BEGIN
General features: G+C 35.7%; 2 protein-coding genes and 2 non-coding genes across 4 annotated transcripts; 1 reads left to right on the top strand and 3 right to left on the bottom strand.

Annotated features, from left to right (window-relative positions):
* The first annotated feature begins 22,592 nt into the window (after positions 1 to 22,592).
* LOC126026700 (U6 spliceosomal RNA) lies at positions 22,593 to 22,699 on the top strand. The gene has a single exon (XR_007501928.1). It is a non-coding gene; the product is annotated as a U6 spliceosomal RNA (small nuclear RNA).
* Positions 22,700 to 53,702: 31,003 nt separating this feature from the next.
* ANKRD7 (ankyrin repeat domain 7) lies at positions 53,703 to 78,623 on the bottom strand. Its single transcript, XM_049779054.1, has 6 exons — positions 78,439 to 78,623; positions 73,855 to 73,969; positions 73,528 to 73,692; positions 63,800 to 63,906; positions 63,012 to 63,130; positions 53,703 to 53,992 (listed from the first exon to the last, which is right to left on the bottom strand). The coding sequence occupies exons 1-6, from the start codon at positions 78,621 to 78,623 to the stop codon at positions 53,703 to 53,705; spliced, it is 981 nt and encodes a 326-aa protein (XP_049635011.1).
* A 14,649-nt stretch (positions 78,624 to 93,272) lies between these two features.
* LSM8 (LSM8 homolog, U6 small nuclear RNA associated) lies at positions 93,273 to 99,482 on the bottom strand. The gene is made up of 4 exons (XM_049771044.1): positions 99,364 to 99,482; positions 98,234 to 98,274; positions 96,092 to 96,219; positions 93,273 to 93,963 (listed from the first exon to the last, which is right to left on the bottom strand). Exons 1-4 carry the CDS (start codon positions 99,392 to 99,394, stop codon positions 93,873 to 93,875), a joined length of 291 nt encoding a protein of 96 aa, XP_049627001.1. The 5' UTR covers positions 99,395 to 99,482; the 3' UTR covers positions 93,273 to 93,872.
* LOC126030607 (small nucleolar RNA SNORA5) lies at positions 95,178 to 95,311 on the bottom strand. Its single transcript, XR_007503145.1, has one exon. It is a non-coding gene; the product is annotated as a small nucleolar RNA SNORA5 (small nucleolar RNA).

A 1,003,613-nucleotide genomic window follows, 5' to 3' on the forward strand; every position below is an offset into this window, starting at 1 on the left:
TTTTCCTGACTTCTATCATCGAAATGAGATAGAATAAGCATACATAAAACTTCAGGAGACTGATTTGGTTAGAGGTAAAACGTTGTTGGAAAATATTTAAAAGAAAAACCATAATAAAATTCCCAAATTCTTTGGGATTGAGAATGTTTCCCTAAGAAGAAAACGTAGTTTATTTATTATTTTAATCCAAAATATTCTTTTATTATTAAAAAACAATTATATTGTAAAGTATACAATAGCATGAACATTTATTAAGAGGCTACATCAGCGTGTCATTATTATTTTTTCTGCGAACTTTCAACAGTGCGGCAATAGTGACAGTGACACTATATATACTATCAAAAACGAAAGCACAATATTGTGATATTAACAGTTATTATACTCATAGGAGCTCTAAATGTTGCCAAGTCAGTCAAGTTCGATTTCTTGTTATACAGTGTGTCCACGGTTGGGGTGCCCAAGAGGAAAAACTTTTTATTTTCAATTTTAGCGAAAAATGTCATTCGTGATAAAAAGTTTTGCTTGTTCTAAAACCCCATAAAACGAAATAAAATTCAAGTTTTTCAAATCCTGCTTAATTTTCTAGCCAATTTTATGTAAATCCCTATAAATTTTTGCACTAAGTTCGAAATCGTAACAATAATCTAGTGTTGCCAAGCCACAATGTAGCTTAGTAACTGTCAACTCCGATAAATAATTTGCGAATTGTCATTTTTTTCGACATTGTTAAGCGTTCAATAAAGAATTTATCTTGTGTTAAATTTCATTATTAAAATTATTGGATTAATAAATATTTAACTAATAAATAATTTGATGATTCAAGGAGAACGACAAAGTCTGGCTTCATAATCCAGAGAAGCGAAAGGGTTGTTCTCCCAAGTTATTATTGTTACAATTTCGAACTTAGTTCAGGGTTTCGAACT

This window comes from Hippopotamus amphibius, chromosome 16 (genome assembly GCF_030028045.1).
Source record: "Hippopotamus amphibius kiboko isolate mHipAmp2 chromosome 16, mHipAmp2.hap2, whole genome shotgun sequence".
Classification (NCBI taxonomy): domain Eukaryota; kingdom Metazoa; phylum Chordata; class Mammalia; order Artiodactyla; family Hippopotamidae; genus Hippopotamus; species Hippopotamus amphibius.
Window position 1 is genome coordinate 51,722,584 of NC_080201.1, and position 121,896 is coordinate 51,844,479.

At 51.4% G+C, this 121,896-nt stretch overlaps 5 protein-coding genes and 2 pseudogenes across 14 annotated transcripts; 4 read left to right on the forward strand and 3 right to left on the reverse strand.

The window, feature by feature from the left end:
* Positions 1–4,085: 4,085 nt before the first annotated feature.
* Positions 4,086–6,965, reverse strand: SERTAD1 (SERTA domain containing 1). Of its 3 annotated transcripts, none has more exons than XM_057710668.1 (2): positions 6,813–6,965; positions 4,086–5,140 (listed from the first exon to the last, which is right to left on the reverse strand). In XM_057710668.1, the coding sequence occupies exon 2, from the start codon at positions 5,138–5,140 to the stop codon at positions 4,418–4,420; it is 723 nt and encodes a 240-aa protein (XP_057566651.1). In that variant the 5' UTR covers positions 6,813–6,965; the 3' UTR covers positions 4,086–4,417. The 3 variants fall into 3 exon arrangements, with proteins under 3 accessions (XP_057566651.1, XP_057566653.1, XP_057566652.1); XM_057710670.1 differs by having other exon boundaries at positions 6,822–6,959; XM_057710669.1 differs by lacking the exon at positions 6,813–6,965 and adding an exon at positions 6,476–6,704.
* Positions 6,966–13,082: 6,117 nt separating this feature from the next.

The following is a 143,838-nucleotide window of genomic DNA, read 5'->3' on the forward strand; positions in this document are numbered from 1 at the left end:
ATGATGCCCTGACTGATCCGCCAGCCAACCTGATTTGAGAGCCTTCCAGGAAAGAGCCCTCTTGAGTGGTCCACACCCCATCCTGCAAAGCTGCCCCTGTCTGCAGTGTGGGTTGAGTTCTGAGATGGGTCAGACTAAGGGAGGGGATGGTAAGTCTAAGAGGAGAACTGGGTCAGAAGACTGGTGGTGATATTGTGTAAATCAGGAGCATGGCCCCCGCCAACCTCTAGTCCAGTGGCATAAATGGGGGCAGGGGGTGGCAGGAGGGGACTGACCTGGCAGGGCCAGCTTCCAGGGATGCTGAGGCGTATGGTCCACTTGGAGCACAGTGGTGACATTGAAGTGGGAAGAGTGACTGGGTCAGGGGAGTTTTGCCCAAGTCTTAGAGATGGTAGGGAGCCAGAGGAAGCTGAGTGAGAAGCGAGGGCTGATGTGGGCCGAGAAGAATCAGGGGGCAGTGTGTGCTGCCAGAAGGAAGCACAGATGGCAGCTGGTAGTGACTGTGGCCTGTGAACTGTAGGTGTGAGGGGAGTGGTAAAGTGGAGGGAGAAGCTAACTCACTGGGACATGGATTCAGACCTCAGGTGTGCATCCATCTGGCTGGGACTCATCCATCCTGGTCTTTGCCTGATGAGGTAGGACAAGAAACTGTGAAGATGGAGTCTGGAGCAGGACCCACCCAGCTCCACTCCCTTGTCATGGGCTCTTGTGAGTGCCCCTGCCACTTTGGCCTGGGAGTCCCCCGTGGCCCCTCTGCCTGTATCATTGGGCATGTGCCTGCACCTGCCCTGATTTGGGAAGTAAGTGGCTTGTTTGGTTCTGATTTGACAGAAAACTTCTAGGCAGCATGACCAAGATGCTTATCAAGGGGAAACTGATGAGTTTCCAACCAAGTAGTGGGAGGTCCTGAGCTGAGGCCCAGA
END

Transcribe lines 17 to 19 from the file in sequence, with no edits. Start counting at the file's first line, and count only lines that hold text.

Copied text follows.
The window, feature by feature from the left end:
* Positions 1–4,085: 4,085 nt before the first annotated feature.
* Positions 4,086–6,965, reverse strand: SERTAD1 (SERTA domain containing 1). Of its 3 annotated transcripts, none has more exons than XM_057710668.1 (2): positions 6,813–6,965; positions 4,086–5,140 (listed from the first exon to the last, which is right to left on the reverse strand). In XM_057710668.1, the coding sequence occupies exon 2, from the start codon at positions 5,138–5,140 to the stop codon at positions 4,418–4,420; it is 723 nt and encodes a 240-aa protein (XP_057566651.1). In that variant the 5' UTR covers positions 6,813–6,965; the 3' UTR covers positions 4,086–4,417. The 3 variants fall into 3 exon arrangements, with proteins under 3 accessions (XP_057566651.1, XP_057566653.1, XP_057566652.1); XM_057710670.1 differs by having other exon boundaries at positions 6,822–6,959; XM_057710669.1 differs by lacking the exon at positions 6,813–6,965 and adding an exon at positions 6,476–6,704.